was the mark of his genius.
Tim had been taking notes throughout the trial . When it was over, he turned to Leslie
with a wide grin. "Ain't disappointed you, has he, sir?"
“No, by God, he hasn't," Leslie replied "He is indeed a modern Cicero--or perhaps
more a tragedian upon the stage."
"He has a bit of the actor in him, ain't he, but it's that golden tongue that never fails to
win the prize. 'Are the psalms of the Bible to be made equal to the obscenities of the
brothel?' Oh, that was choice. Choice."
"A nice figure."
As they followed the crowd from the courtroom, Leslie asked, "May I set you to a
tankard of ale, or must you return to the printing shop?"
"Return I must, sir, but not before I've detoured myself with your kind offer."
They walked across the street to the Market Square Tavern, which was now full and
noisy, much of the loud talk coming from spectators at the courthouse who had sped
directly to the nearest alehouse to celebrate Henry's victory. Tim caught the eye of the
innkeeper, Thomas Craig, who found them a small table at the rear of the tavern.
"Mr. Henry's victory would appear to be a popular one," Leslie commented as he sat
on the uncomfortable bench.
"It is too, but it's mostly with the lower sorts. Many of the gentry will be frothing like
curs with vexation—begging your pardon, sir; no offence intended."
"No need to be on guard, Tim. I'm a labouring man myself; a merchant's son trying
to scrape together some business for my father's firm."
Tim, who wore a perpetual grin, looked up at Leslie, his face now serious.
"It ain't the same, is it, sir?" A pause. "It's Captain Leslie, late of Fort Niagara, ain't
it?"
"You astonish me, Tim. I've not been in town above a day and you appear to know
my life history."
The grin returned. "As I told you, Captain, I read the prints, and your exploits at
Niagara was celebrated in all the northern gazettes. Besides, any print shop is the ears of
town; we know of the arrival of a stranger within hours of his coming, and it ain't long
before we know the weight of his purse, the frequency of his laundering, who he's been
rogering, and whether he got the pox of it."
Leslie's laughter was interrupted by the bar girl who had arrived in time to hear Tim's
last remark.
"Is it pestering this gentleman you're up to with your lewd clownery, Tim Pinkney?
Why ain't you at work, instead of japing and jesting like a harlequin?"
"Peggy, my darling," replied Tim, "if your tongue was as sweet as your person you'd
be Venus herself." He reached for her hand, but she withdrew it sharply. She had a
petite, pretty face framed by a mass of dark hair tumbling from beneath her cap, but her
look was fixed in a frown.
"Keep your paws to yourself, Tim Pinkney; I'll have none of your grabbing at me."
Turning to Leslie, she said, "Good day to you, sir; what will you be having?"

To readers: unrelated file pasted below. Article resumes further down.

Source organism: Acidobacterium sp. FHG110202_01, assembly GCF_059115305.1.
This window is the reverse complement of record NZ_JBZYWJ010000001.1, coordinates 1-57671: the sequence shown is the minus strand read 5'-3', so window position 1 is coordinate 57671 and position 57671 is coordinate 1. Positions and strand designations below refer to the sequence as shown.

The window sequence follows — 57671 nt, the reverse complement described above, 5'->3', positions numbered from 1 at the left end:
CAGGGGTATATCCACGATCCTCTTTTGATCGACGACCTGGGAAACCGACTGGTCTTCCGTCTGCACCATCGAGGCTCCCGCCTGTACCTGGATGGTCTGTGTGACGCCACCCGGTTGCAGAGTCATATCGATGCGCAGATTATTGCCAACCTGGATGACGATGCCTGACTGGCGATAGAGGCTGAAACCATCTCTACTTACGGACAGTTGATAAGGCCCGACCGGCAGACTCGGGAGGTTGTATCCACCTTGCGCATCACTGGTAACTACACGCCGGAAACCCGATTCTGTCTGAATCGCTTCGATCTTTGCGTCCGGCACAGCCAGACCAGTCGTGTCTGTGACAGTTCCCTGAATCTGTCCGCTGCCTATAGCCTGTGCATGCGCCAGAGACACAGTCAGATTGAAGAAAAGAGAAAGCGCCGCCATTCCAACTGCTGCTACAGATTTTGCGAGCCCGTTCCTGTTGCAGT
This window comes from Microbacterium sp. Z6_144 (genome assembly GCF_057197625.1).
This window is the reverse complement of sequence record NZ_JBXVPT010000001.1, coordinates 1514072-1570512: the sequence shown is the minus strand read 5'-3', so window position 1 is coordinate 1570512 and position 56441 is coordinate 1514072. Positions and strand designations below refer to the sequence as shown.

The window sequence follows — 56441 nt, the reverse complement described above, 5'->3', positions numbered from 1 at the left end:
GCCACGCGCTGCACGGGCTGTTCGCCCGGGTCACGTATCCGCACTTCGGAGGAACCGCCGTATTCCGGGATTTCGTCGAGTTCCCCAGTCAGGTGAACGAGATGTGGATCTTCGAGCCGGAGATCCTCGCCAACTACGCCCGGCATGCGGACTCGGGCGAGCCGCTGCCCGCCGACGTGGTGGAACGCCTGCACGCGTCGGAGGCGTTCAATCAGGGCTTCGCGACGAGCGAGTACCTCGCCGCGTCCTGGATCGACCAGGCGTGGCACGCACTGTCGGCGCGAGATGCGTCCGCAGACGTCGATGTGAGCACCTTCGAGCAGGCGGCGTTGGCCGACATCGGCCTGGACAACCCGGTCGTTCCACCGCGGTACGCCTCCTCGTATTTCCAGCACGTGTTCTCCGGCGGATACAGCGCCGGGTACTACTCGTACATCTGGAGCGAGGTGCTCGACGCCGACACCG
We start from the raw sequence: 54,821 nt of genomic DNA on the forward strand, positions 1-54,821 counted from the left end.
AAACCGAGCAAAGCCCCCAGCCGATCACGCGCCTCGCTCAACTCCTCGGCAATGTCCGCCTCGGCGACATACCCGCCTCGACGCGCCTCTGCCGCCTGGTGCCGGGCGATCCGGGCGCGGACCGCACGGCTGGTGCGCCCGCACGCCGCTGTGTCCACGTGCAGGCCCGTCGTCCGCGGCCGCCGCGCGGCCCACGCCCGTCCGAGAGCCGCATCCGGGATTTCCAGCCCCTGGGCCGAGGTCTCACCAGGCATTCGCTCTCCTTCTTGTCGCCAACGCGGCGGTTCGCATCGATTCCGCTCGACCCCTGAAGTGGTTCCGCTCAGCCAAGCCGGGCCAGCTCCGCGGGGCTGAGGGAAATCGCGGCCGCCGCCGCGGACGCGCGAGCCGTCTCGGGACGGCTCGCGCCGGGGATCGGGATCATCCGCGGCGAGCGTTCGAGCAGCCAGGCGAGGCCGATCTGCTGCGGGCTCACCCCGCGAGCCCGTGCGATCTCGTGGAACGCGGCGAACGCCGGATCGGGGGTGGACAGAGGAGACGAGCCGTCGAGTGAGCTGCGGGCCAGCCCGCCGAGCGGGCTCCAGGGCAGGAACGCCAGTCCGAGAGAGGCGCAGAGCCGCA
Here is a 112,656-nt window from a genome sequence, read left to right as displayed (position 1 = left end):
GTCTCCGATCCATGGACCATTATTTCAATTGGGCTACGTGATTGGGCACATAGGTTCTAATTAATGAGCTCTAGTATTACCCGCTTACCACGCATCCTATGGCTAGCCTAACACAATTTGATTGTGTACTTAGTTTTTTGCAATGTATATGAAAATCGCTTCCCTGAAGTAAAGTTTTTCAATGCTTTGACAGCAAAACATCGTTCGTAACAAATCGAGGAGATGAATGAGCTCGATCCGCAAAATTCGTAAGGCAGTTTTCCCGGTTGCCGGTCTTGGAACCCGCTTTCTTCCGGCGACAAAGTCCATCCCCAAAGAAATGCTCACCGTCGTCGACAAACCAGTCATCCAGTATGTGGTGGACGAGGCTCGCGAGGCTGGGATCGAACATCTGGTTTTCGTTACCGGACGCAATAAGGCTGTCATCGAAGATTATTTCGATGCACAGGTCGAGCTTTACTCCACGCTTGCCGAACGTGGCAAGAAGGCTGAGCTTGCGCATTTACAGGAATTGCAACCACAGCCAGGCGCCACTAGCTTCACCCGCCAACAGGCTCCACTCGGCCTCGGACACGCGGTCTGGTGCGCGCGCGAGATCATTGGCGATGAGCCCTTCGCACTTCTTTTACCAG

"Fetch us two cans of ale, if you please, Miss."
He followed her lithe figure and swinging hips with an admiring eye. "A comely
lass," he said to Tim.
"She is that," said Tim appreciatively. "Peggy and me is sweethearts of a sort. At the
moment, however, she's vexed with me--as you clearly marked."
She brought two large "blackjack" leather tankards of ale, placed them on the table
and retreated in silence. Tim told Leslie something of his history—how he served his
apprenticeship in Philadelphia at the Pennsylvania Gazette, then worked at a printing
shop in South Carolina. He came to Williamsburg at the invitation of Mr. Rind to be a
journeyman printer on the Gazette..
"Here's Mr. Henry, himself," Leslie interrupted, nodding in the direction of several
men who entered the tavern.
"I see he's shed his Baptists," Tim replied. "Now he can have his pot of ale like a true
Christian."
Henry and his gathering sat at a large table, and several of the patrons in the tavern
raised their mugs to him in salute and shouted their congratulations.
Tim took a long pull from his tankard, draining it. "I must return to my shop, Captain,
else Will Rind will come looking for me; he well knows I frequent this place."
"Before you leave, Tim, I'd take it kindly if you introduced me to Mr. Henry. I trust
you're acquainted with him."
"I am that."
Tim took Leslie to Henry's table, made the introductions and left, throwing a kiss to
Peggy as he opened the door, a gesture she returned by sticking her tongue out at him.
"May I have a word with you in private, sir?" Leslie asked. Henry nodded, excused
himself, and the two men returned to the table Leslie had shared with Tim. Leslie gave
an order of ale to Peggy.
"You must excuse me for taking you from your company, Mr. Henry, but I desired a
meeting with you and I didn't know where I could conveniently find you before you left
town. Allow me first to congratulate you on your victory in the county courthouse. I
knew of your oratorical prowess by reputation, and you didn't disappoint my
expectations--I'm become a complete admirer. I believe you could bestride the stage like
a Garrick or bedazzle a multitude like a Whitefield, so remarkable are your gifts."
Henry smiled, as if by effort; Leslie had observed that he seldom laughed
spontaneously. His face fell naturally into a grim frown; pushing the lines into a smile
appeared to be a physical effort. This seemed at odds with his reputation for frivolity,
Leslie thought.
"You mustn't give away my secrets, sir. You're quite correct in your observation that I
draw from the stage as well as the pulpit for inspiration. I study the law but
indifferently--my detractors are fond of reminding me of it--but for pleasure I read Gay,
Sheridan, Goldsmith, Rowe, and the tragedies of Shakespeare.”
"But don't you prepare your discourses, even as the clergyman prepares his sermons?"
"You ask after the art and mysteries of my trade, sir," Henry replied with his tight